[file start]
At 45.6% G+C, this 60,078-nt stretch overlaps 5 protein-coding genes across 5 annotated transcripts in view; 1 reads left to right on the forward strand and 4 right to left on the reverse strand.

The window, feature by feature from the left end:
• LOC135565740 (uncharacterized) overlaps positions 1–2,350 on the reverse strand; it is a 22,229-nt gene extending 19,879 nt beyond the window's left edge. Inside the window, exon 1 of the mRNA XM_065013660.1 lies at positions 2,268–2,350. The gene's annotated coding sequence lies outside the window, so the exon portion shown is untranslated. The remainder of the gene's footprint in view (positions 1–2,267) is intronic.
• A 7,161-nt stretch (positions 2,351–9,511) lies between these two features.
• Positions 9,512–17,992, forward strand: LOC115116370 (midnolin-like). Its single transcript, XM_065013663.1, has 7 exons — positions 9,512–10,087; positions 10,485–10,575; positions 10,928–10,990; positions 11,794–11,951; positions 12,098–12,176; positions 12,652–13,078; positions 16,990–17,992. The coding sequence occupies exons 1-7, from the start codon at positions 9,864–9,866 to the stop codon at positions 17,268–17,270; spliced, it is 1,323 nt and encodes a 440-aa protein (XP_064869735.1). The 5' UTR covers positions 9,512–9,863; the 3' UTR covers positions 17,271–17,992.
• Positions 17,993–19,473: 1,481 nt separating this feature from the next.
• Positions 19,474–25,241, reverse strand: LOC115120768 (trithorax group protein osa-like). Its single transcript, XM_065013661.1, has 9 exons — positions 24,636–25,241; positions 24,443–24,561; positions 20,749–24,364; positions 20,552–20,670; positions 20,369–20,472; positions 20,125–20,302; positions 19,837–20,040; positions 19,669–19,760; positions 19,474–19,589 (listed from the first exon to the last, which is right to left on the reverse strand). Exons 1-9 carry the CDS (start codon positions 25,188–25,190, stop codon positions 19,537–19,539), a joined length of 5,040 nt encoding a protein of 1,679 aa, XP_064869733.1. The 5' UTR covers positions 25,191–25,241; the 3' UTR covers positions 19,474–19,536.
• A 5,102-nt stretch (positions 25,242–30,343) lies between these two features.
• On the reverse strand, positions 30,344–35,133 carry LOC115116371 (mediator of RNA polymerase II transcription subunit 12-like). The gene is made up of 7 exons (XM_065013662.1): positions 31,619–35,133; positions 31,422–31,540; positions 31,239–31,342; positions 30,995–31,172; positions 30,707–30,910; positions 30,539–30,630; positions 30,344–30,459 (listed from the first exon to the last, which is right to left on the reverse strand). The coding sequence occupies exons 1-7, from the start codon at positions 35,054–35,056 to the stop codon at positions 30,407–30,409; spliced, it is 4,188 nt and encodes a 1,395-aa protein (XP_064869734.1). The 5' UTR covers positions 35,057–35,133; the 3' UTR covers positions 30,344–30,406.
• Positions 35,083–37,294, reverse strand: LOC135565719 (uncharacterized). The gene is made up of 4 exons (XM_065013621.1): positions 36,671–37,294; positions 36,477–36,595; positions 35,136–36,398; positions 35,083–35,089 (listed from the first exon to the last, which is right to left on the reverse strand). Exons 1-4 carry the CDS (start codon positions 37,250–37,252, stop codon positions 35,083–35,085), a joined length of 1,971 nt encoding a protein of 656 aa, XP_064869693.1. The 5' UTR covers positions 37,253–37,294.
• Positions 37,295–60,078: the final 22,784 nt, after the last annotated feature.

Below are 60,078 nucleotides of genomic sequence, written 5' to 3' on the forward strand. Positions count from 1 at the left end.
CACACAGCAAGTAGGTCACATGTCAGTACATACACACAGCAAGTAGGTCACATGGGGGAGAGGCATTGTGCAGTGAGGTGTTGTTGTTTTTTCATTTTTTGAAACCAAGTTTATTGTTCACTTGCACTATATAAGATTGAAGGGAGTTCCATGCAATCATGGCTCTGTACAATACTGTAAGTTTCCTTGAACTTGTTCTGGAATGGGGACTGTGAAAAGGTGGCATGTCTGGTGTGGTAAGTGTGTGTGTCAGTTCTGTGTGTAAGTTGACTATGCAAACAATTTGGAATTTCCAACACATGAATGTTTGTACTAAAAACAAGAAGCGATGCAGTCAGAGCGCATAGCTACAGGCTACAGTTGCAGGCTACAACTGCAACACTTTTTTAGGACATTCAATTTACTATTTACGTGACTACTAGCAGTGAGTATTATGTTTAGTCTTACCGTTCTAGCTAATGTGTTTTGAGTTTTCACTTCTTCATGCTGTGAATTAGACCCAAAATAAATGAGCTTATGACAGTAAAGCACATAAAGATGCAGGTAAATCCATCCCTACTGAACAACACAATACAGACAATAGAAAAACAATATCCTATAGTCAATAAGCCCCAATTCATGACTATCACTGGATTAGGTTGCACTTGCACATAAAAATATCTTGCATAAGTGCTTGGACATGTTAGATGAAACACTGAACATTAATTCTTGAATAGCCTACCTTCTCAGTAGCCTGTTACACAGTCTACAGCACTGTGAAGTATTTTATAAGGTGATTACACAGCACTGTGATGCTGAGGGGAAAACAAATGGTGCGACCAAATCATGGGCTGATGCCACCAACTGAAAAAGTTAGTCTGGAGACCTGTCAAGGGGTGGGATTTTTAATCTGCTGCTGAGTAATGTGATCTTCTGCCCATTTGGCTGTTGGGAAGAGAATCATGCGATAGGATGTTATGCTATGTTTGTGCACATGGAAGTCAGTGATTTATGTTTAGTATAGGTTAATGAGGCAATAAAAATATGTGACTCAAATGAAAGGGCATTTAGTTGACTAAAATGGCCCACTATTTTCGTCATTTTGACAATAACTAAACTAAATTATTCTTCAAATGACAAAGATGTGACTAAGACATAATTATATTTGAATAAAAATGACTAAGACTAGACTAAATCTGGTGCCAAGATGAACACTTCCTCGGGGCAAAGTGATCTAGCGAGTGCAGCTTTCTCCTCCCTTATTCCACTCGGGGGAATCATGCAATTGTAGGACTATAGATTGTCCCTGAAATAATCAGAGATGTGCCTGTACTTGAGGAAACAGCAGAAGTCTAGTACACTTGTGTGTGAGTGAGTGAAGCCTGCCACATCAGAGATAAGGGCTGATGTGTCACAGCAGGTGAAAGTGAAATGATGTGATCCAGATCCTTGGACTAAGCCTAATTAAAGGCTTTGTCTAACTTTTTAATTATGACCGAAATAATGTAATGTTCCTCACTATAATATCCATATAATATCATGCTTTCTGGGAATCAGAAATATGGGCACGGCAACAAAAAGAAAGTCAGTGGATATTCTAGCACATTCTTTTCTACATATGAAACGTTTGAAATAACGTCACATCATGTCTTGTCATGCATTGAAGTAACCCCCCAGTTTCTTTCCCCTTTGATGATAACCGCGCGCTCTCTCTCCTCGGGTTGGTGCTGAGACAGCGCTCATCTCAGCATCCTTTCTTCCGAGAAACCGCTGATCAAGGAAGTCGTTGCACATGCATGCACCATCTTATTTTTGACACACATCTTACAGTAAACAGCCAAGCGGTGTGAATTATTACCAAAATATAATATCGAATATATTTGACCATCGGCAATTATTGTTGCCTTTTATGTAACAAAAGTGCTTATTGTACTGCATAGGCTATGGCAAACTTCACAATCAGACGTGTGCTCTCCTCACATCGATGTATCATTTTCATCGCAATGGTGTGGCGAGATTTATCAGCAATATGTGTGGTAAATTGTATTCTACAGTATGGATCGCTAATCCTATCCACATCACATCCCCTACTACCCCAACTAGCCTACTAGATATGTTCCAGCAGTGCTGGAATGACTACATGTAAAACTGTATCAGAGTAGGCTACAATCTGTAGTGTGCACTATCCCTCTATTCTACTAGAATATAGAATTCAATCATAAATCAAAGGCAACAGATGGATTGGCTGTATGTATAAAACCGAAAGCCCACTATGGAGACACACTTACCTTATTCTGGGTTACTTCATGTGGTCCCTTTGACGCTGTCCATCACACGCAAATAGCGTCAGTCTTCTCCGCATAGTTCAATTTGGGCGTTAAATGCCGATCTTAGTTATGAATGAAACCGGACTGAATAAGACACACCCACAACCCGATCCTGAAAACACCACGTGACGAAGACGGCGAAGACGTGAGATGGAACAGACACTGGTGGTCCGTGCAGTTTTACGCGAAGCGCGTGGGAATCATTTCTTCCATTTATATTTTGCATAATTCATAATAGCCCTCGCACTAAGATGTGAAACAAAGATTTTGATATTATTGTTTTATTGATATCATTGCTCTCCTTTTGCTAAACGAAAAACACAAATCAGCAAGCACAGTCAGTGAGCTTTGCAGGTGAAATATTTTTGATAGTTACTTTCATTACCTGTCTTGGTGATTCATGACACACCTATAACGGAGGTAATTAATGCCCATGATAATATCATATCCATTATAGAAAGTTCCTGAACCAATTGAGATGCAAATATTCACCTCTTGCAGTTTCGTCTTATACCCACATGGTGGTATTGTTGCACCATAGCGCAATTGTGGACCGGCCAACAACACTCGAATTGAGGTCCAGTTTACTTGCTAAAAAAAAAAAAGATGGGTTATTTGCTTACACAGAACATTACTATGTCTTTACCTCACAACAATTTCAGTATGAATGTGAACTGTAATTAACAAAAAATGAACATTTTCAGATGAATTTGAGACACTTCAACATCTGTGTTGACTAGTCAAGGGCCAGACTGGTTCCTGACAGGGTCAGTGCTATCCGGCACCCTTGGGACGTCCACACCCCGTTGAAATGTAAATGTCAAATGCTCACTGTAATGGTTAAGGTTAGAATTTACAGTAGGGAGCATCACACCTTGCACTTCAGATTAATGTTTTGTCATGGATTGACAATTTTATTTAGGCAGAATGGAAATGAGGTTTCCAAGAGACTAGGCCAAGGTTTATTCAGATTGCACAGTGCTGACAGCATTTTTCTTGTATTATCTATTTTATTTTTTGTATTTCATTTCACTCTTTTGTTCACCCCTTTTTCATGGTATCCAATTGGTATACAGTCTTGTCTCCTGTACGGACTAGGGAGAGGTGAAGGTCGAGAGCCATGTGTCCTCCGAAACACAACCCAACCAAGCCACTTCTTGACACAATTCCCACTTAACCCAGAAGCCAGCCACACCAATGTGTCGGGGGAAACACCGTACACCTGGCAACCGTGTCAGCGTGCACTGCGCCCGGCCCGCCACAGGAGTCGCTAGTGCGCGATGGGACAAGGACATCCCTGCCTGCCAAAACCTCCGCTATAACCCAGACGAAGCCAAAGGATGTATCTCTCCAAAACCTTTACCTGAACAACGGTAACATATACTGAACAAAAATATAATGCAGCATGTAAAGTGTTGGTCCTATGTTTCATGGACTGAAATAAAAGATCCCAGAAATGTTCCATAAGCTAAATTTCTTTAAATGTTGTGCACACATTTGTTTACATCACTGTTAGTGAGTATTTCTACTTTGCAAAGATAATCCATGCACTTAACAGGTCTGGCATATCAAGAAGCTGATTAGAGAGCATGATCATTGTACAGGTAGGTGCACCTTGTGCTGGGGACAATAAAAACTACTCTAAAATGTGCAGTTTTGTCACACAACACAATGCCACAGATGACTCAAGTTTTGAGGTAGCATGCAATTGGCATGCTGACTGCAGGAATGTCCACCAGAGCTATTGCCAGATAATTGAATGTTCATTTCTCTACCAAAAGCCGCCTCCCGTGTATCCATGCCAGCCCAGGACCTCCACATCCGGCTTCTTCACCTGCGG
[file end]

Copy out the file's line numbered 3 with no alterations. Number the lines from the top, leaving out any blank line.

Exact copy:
• LOC135565740 (uncharacterized) overlaps positions 1–2,350 on the reverse strand; it is a 22,229-nt gene extending 19,879 nt beyond the window's left edge. Inside the window, exon 1 of the mRNA XM_065013660.1 lies at positions 2,268–2,350. The gene's annotated coding sequence lies outside the window, so the exon portion shown is untranslated. The remainder of the gene's footprint in view (positions 1–2,267) is intronic.